One of the main problems with polyimide and graphite-impregnated polyimide ferrules was that after an initial leaktight seal was made and the chromatographic system was heated, as is required in chromatographic analysis, and then the system cooled down in preparation for the next analysis, the polyimide ferrule developed substantial leaks necessitating the retightening of the fitting to re-establish the leaktight seal. On subsequent temperature cycles a leak might or might not develop. The thermal coefficients of expansion of polyimide materials were significantly higher than those of the metal components encapsulating them. This put the ferrule under significant compression at high temperatures causing it to creep dimensionally. As the fitting system was cooled, the polyimide ferrule contracted more than the metal fitting encapsulating it, which caused gaps and leakage paths to be formed.
In 1979, fused silica tubing was introduced. Fused silica is a high purity form of glass, which made it attractive for high accuracy, sensitive analysis. In addition this tubing could be produced with a much thinner wall thickness that allowed the tubing to be flexible in the same way as a fiber optic. This material is only strong and flexible without breaking when it is kept in the pristine state. Any damage from scratches (even from dust particles) or chemically from moisture in the environment causes the material to be highly brittle and structurally unstable so that it easily fractures. Like fiber optics, this issue was addressed by supplying the fused silica tubing with a fine protective coating that in the vast majority of products was a polyimide coating of thickness typically in the range 5 to 100 micron.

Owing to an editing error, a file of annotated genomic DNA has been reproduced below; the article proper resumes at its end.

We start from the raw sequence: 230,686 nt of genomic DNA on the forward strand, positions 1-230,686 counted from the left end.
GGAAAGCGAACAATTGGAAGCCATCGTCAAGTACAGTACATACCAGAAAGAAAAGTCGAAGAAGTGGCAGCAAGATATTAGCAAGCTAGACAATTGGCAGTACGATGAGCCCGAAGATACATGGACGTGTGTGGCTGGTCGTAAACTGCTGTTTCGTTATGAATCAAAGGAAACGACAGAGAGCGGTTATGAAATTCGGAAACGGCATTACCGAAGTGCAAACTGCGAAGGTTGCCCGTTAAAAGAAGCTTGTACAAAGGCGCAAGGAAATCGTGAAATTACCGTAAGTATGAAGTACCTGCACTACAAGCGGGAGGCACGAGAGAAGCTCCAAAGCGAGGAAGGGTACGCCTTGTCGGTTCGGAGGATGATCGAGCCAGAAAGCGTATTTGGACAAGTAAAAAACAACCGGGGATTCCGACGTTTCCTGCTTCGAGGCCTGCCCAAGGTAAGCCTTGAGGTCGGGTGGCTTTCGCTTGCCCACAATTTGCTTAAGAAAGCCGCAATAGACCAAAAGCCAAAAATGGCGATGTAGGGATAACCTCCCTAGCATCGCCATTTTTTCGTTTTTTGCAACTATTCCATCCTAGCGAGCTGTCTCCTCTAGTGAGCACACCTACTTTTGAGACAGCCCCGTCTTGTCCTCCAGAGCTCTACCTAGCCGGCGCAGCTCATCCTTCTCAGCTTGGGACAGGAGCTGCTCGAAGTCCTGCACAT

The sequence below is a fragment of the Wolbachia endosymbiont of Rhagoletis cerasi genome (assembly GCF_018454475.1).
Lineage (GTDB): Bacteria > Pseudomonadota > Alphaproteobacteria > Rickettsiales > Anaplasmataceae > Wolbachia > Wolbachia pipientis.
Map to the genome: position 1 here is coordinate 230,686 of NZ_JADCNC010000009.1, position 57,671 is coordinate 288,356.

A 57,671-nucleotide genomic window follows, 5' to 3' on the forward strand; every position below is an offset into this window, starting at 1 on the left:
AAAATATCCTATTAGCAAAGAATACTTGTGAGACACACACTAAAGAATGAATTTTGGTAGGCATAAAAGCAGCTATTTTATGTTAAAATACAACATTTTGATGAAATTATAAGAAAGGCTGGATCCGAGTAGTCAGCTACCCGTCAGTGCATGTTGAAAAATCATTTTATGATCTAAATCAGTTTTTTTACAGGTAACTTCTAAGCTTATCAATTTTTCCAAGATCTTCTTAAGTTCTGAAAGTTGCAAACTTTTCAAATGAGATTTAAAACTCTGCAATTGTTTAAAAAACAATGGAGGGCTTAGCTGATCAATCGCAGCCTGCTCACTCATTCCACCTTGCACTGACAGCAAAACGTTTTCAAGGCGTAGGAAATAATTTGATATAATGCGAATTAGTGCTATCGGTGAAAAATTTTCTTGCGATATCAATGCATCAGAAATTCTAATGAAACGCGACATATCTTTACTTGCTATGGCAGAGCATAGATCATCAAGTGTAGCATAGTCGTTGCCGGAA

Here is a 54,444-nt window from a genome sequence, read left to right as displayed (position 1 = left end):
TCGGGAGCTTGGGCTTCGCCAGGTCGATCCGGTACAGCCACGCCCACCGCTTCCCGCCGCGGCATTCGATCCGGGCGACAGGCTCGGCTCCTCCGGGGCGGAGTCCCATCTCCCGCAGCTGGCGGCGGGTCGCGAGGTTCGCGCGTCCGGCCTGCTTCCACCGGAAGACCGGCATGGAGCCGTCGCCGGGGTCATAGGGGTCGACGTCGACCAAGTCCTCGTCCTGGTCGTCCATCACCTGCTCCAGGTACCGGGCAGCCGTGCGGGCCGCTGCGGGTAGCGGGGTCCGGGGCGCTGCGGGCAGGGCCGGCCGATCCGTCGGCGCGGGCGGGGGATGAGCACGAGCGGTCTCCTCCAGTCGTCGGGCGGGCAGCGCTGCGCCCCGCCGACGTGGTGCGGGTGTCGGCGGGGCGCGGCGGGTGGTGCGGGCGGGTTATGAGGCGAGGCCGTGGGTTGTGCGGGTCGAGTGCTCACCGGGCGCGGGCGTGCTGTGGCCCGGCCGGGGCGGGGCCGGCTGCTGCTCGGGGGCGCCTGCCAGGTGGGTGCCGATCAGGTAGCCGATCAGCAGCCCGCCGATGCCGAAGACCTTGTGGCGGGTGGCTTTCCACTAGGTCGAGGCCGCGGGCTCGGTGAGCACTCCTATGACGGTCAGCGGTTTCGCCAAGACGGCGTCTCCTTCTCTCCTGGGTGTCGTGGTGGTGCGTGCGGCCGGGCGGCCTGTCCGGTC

The connection systems used for these gas chromatography fused silica columns continued to be the systems carried over from the glass columns that preceded the fused silica columns, that is systems containing ferrules made of graphite or graphite polyimide composite. The aforementioned problems arising from reliance on such ferrules remained and were reluctantly tolerated and compensated for, accepted as the “downside” price of employing columns that were themselves a very satisfactory vehicle for the gas chromatography technique.
For many years, these various deficiencies of existing graphite and polyimide ferrule systems diminished the reliability of chromatography systems, leading to compromised performance as well as non-productive time in rectifying the faults. In addition, damage to components in the systems regularly occurred when operators applied excessive force to fittings in efforts to eliminate leaks.
International patent publication WO 01/73338 disclosed the concept that, in contrast to longstanding wisdom, metal ferrules could be employed to seal connections to fused silica capillary columns because it was possible to make an effective seal at the interface between the metal ferrule and the polyimide coating on the column without fracturing the underlying glass. It was realised that the coating, fine as it was, made the use of metal ferrules feasible.
The structure disclosed in WO 01/73338, and the actual product brought to market by the assignee, did continue to share one disadvantage with the predecessor arrangements that relied on graphite or polyimide ferrules: in gas chromatography, a tool such as a wrench or spanner lever was necessary to reliably deliver the necessary compression force. The spanner tightening approach has also been accepted as part of what is required to connect thin wall fused silica tubing into a gas chromatography system despite the problems caused by practitioners overtightening fittings, including damage to threads and separation columns and breaking of expensive fittings in the system.